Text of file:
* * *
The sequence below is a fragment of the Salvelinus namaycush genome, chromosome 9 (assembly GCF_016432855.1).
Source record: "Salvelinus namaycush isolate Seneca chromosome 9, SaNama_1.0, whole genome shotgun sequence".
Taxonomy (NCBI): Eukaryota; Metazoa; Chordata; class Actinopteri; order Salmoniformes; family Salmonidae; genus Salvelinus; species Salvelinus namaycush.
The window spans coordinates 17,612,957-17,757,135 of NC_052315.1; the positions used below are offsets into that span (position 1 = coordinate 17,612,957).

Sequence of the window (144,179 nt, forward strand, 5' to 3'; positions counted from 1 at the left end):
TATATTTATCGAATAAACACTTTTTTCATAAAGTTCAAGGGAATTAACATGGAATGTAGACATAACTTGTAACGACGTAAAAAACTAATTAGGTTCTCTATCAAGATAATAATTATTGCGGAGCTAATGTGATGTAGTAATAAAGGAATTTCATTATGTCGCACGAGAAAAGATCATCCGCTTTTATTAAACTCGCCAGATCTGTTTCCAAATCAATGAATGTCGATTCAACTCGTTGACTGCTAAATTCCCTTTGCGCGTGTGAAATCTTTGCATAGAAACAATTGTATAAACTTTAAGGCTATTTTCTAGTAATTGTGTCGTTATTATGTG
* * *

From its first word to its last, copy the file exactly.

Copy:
The sequence below is a fragment of the Salvelinus namaycush genome, chromosome 9 (assembly GCF_016432855.1).
Source record: "Salvelinus namaycush isolate Seneca chromosome 9, SaNama_1.0, whole genome shotgun sequence".
Taxonomy (NCBI): Eukaryota; Metazoa; Chordata; class Actinopteri; order Salmoniformes; family Salmonidae; genus Salvelinus; species Salvelinus namaycush.
The window spans coordinates 17,612,957-17,757,135 of NC_052315.1; the positions used below are offsets into that span (position 1 = coordinate 17,612,957).

Sequence of the window (144,179 nt, forward strand, 5' to 3'; positions counted from 1 at the left end):
TATATTTATCGAATAAACACTTTTTTCATAAAGTTCAAGGGAATTAACATGGAATGTAGACATAACTTGTAACGACGTAAAAAACTAATTAGGTTCTCTATCAAGATAATAATTATTGCGGAGCTAATGTGATGTAGTAATAAAGGAATTTCATTATGTCGCACGAGAAAAGATCATCCGCTTTTATTAAACTCGCCAGATCTGTTTCCAAATCAATGAATGTCGATTCAACTCGTTGACTGCTAAATTCCCTTTGCGCGTGTGAAATCTTTGCATAGAAACAATTGTATAAACTTTAAGGCTATTTTCTAGTAATTGTGTCGTTATTATGTG